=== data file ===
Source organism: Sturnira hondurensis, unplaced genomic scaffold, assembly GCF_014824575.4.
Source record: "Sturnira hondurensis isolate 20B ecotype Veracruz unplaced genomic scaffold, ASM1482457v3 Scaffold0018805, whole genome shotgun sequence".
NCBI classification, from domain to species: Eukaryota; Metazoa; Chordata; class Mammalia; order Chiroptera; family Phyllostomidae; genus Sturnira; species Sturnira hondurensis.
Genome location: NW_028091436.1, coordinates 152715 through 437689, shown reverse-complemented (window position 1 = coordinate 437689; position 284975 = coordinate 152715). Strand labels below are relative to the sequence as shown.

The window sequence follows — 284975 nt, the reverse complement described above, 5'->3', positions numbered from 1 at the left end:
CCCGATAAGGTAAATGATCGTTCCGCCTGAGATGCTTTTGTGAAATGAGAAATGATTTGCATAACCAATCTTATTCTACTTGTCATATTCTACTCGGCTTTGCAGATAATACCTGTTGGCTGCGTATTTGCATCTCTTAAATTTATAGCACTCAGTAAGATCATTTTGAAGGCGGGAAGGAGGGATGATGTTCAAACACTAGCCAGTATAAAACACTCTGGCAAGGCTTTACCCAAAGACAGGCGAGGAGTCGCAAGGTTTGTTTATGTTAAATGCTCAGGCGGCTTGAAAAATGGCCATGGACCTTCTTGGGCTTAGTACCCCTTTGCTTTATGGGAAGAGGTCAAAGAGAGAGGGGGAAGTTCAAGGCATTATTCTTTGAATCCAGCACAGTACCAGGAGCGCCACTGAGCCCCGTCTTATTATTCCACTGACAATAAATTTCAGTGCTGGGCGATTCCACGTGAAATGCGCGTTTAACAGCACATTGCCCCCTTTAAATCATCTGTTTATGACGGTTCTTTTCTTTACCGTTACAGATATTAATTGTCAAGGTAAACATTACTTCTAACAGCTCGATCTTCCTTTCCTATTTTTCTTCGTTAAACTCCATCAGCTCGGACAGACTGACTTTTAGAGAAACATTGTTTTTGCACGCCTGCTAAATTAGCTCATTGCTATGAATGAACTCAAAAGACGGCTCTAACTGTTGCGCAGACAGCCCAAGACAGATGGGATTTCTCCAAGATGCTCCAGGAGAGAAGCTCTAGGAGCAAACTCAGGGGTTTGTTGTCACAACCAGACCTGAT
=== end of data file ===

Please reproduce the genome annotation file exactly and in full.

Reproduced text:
Source organism: Sturnira hondurensis, unplaced genomic scaffold, assembly GCF_014824575.4.
Source record: "Sturnira hondurensis isolate 20B ecotype Veracruz unplaced genomic scaffold, ASM1482457v3 Scaffold0018805, whole genome shotgun sequence".
NCBI classification, from domain to species: Eukaryota; Metazoa; Chordata; class Mammalia; order Chiroptera; family Phyllostomidae; genus Sturnira; species Sturnira hondurensis.
Genome location: NW_028091436.1, coordinates 152715 through 437689, shown reverse-complemented (window position 1 = coordinate 437689; position 284975 = coordinate 152715). Strand labels below are relative to the sequence as shown.

The window sequence follows — 284975 nt, the reverse complement described above, 5'->3', positions numbered from 1 at the left end:
CCCGATAAGGTAAATGATCGTTCCGCCTGAGATGCTTTTGTGAAATGAGAAATGATTTGCATAACCAATCTTATTCTACTTGTCATATTCTACTCGGCTTTGCAGATAATACCTGTTGGCTGCGTATTTGCATCTCTTAAATTTATAGCACTCAGTAAGATCATTTTGAAGGCGGGAAGGAGGGATGATGTTCAAACACTAGCCAGTATAAAACACTCTGGCAAGGCTTTACCCAAAGACAGGCGAGGAGTCGCAAGGTTTGTTTATGTTAAATGCTCAGGCGGCTTGAAAAATGGCCATGGACCTTCTTGGGCTTAGTACCCCTTTGCTTTATGGGAAGAGGTCAAAGAGAGAGGGGGAAGTTCAAGGCATTATTCTTTGAATCCAGCACAGTACCAGGAGCGCCACTGAGCCCCGTCTTATTATTCCACTGACAATAAATTTCAGTGCTGGGCGATTCCACGTGAAATGCGCGTTTAACAGCACATTGCCCCCTTTAAATCATCTGTTTATGACGGTTCTTTTCTTTACCGTTACAGATATTAATTGTCAAGGTAAACATTACTTCTAACAGCTCGATCTTCCTTTCCTATTTTTCTTCGTTAAACTCCATCAGCTCGGACAGACTGACTTTTAGAGAAACATTGTTTTTGCACGCCTGCTAAATTAGCTCATTGCTATGAATGAACTCAAAAGACGGCTCTAACTGTTGCGCAGACAGCCCAAGACAGATGGGATTTCTCCAAGATGCTCCAGGAGAGAAGCTCTAGGAGCAAACTCAGGGGTTTGTTGTCACAACCAGACCTGAT